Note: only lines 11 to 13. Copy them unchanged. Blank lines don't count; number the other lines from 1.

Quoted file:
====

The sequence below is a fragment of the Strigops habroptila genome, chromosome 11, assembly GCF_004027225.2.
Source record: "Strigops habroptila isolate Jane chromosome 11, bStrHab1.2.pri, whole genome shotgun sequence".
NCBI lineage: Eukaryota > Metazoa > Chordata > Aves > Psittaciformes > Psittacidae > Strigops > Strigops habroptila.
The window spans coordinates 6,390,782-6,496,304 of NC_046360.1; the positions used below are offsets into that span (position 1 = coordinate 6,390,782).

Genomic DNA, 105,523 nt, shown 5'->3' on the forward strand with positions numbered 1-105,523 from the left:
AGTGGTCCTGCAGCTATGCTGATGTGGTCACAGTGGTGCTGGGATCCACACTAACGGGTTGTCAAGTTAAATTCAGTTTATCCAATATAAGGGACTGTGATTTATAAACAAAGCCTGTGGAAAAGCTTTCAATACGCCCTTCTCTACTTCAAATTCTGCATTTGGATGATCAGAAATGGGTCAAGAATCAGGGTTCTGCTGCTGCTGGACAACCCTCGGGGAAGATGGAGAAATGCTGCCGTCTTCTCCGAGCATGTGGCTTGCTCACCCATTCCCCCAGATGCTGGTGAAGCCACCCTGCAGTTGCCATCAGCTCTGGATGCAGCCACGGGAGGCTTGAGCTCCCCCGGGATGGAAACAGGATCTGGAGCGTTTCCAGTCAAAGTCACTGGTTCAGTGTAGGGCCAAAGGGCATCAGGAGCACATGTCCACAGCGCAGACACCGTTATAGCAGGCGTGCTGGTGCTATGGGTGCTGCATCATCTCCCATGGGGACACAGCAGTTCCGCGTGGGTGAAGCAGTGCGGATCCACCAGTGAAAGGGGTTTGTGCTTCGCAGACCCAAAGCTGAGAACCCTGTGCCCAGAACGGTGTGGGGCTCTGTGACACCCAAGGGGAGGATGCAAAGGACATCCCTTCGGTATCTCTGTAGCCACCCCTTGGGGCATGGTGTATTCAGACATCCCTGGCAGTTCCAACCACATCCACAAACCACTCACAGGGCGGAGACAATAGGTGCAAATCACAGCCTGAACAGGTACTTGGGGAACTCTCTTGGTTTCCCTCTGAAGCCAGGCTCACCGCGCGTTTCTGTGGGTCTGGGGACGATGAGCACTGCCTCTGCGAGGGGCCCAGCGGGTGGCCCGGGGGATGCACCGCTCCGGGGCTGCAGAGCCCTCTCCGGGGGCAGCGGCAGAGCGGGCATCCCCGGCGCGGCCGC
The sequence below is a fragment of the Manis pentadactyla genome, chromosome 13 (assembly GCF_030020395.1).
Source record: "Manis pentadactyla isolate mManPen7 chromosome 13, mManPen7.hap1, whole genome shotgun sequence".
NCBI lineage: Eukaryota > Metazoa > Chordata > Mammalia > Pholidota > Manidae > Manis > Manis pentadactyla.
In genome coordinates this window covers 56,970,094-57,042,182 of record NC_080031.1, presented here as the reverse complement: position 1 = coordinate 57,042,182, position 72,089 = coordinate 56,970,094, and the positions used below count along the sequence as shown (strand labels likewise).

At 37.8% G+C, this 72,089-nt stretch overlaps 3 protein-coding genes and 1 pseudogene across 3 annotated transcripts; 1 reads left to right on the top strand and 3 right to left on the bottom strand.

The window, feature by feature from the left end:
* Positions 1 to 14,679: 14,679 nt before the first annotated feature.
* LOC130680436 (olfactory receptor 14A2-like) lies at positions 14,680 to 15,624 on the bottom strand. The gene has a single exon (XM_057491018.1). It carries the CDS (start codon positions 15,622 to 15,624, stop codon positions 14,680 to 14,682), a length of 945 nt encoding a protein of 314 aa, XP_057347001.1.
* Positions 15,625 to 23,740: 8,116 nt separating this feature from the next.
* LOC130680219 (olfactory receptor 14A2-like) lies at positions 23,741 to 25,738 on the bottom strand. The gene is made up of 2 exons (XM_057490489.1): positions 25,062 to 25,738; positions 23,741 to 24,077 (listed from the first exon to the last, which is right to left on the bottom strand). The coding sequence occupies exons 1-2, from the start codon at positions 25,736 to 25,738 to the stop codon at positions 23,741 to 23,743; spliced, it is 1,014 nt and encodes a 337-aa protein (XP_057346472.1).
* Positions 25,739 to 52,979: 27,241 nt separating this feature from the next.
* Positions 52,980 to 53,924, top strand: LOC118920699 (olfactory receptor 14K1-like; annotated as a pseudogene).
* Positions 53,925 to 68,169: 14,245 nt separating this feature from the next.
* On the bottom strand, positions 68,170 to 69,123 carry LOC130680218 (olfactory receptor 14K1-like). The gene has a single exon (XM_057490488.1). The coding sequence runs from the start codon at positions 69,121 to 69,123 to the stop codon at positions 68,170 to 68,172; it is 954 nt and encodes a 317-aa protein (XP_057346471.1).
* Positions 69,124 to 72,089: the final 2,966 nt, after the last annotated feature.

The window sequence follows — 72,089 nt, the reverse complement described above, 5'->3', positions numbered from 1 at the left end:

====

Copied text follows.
At 37.8% G+C, this 72,089-nt stretch overlaps 3 protein-coding genes and 1 pseudogene across 3 annotated transcripts; 1 reads left to right on the top strand and 3 right to left on the bottom strand.

The window, feature by feature from the left end:
* Positions 1 to 14,679: 14,679 nt before the first annotated feature.